Water is one of earth’s valuable resources and is essential to all life on the planet. We all have a responsibility to ensure that the pollution of our oceans, lakes, and rivers are kept to a minimum, if not eliminated entirely, to ensure the health and safety of all that rely on water.
Over the last few decades, there has been mounting concern over the worsening condition of the earth’s waters spurring governments and industries to take action and resulting in the development of sustainable practices. Still, according to the United Nations, over 80 percent of the world’s wastewater is released to the environment without treatment. In some least developed countries, the number goes up to 95 percent.
Mining and Water Pollution
Mining is one of the industries that adversely affects the quality of water. By its very nature, the mining industry uses up water, diverts water sources for their purposes, and in the process has the potential to pollute this very important natural resource.
There are various ways in which water pollution occurs in mining:
- Sedimentation – a process by which layers of sediment are added to bodies of water from the erosion of waste piles or runoff from impoundment areas.
- Acid Drainage – sulphuric acid is produced when minerals that contain sulphide are exposed to air or water. The process of acid leaching will last for as long as its source rock is exposed to reactants – and this process could last for centuries depending on the size and amount of exposed rock. Acid drainage is harmful for marine environments, particularly for aquatic life that cannot live below pH 5 or pH 6.
- Heavy Metals Deposition – excavated rock or exposed underground mines can contain such minerals as aluminium, arsenic, barium, beryllium, cadmium, cobalt, copper, lead, manganese, silver, and zinc. When these come into contact with water, the metals leach out and are carried to waterways affecting their pH conditions.
Other Sources of Water Pollution
Meanwhile, there are unknown contributors to water pollution in the mining sector: chemical cleaning agents used for washing down heavy vehicles and equipment. Whilst most people don’t give much thought to it, heavy machinery used in the industry require regular cleaning and maintenance to operate efficiently. Degreasers are particularly useful for removing oil, grease, and other hydrocarbon soils from oft-used mining equipment.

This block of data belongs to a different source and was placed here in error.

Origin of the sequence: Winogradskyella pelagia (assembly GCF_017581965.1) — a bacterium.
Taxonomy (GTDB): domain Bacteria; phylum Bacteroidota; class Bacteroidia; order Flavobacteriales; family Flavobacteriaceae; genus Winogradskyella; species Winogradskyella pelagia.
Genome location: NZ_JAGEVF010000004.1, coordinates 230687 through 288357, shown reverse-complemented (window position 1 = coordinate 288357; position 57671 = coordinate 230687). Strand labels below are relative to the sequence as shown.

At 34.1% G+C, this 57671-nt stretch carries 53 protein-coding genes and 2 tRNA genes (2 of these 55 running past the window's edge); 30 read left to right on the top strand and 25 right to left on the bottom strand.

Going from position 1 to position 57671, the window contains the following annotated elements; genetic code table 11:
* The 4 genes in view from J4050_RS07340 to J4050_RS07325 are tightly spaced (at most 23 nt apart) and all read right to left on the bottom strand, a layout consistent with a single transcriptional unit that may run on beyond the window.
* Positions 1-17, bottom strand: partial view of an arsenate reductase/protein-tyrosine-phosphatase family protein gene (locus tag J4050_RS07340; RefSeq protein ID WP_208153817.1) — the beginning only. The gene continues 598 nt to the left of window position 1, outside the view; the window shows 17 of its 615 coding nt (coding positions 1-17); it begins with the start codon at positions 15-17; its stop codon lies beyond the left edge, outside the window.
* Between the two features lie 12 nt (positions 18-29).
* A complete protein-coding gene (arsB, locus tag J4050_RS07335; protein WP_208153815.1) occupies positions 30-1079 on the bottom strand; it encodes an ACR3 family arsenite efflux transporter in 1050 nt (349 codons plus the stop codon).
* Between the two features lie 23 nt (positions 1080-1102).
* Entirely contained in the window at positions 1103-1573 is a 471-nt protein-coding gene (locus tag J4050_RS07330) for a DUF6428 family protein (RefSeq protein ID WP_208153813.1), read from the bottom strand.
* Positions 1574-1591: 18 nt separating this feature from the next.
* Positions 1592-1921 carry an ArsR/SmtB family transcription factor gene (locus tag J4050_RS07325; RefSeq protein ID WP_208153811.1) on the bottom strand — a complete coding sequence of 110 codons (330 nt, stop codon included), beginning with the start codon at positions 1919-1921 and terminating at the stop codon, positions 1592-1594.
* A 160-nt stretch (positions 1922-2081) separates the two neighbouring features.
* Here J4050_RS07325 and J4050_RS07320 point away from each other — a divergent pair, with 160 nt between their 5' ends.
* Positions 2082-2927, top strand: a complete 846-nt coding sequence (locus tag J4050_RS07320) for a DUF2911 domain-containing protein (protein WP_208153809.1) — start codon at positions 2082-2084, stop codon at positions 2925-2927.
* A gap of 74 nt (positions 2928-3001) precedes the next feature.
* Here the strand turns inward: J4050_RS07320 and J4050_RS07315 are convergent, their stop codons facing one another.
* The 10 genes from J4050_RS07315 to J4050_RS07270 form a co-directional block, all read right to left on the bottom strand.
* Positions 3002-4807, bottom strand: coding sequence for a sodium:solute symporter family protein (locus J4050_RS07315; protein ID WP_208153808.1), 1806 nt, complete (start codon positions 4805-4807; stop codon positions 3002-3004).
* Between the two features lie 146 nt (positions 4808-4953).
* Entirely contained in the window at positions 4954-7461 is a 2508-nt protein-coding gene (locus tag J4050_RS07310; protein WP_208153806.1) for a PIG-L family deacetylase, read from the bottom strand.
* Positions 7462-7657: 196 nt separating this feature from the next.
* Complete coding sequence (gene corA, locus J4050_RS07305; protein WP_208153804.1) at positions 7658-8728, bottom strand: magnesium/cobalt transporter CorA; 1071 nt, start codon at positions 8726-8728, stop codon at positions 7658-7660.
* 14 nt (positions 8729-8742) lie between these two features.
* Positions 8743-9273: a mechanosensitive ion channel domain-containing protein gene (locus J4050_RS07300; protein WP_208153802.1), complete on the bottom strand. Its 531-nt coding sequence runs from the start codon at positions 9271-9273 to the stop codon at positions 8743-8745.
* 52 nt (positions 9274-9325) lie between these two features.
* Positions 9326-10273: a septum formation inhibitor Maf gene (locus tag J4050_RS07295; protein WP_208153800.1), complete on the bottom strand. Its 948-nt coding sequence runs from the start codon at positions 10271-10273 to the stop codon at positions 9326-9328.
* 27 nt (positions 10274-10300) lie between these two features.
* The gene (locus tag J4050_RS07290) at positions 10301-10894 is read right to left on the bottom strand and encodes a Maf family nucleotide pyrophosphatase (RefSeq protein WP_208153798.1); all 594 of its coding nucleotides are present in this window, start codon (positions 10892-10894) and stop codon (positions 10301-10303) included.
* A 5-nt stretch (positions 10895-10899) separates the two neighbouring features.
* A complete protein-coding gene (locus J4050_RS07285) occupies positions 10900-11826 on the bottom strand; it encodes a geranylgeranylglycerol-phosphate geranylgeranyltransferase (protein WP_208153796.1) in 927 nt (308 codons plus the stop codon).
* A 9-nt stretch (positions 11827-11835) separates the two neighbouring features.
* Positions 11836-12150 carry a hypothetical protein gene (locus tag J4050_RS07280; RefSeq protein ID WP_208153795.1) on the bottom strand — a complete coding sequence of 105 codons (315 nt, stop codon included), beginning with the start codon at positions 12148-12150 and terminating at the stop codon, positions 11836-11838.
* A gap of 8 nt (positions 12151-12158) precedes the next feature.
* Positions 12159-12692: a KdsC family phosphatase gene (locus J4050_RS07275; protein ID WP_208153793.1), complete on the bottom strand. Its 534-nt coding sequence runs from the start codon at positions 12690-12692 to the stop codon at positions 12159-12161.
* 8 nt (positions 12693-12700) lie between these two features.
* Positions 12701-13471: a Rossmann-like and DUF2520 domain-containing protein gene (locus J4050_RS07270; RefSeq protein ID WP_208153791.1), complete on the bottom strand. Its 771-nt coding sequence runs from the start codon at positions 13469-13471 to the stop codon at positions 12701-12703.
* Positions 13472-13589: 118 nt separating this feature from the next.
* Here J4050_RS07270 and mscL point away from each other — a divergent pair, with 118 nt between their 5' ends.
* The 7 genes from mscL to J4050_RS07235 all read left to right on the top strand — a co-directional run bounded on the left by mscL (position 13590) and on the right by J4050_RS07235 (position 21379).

There’s no question that these cleaning agents do the job but many of these products, even those that claim to be Worksafe and environmentally-friendly, contain harmful chemicals. One such toxin commonly found in degreasers is butyl cellosolve.
Butyl cellosolve is also known as Butoxyethanol, Butyl Glycol, and Ethylene Glycol Monobutyl Ether. It is a chemical that is proven to be harmful to humans and the environment. It can be absorbed through skin contact or inhalation and cause a variety of health problems, the severity of which can depend on the level of exposure. Aside from being a skin and eye irritant, inhalation of butyl cellosolve can cause headache, fatigue, dizziness, and nausea. Additionally, it is classified as toxic to aquatic environments. The long-term cumulative effects of exposure to this chemical are not fully-known.
Harmful chemicals like butyl cellosolve end up in surface and/or ground water after cleaning agents have been rinsed from the mining equipment, and can eventually wind up in streams, lakes, and oceans. Wastewater treatment at mining sites, whilst heavily monitored and managed nowadays, may not completely remove all water-borne contaminants.
Choosing Better and Safer Cleaning Agents
You can play a role in solving the problem of wastewater pollution in mining. By taking the time to carefully check the ingredients of the cleaning agents you are using and substituting dangerous products with safer alternatives, you can help eradicate harmful chemicals like butyl cellosolve from your wastewater.